In the Media

What does Ipna stand for? Not law and order

PUBLISHED November 25, 2013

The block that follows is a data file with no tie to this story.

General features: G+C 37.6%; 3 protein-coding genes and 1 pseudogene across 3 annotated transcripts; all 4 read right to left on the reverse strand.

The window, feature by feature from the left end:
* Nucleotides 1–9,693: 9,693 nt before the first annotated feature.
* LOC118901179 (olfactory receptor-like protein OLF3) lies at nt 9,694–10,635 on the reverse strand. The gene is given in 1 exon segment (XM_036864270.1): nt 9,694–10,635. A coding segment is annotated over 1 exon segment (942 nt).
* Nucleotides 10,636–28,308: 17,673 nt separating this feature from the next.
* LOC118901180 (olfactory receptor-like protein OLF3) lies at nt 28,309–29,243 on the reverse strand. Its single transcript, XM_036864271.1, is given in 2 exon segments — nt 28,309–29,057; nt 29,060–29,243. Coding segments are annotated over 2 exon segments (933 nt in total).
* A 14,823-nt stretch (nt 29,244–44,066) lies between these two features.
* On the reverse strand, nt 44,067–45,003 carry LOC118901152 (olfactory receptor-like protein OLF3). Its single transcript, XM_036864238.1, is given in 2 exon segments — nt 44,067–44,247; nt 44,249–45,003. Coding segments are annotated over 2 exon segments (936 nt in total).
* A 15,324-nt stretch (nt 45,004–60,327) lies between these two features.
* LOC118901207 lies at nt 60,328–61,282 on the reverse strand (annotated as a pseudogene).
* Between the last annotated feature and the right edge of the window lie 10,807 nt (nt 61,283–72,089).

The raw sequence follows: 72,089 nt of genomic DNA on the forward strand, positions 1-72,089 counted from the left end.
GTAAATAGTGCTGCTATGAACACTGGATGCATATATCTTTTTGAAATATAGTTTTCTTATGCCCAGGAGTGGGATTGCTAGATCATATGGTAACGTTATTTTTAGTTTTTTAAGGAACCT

One consequence of getting older is a marked decline in tolerance, or is that just me? The annoyance triggered by that infernal tsk, tsk, tsk noise emanating from the earphones of someone oblivious to the fact that their music is too loud; or by a fellow train passenger who thinks it is acceptable to eat a burger and chips a few inches from your face grows with every passing year. Since it is no longer advisable to ask someone politely to desist without risking a stream of abuse, a punch on the nose or worse, then maybe we should have legal redress. And to that end, the Anti-Social Behaviour, Crime and Policing Bill now before Parliament might have the answer. It will introduce something called the Injunction to Prevent Nuisance or Annoyance, or Ipna. This will replace the Asbo, another acronym masquerading as a law and order policy.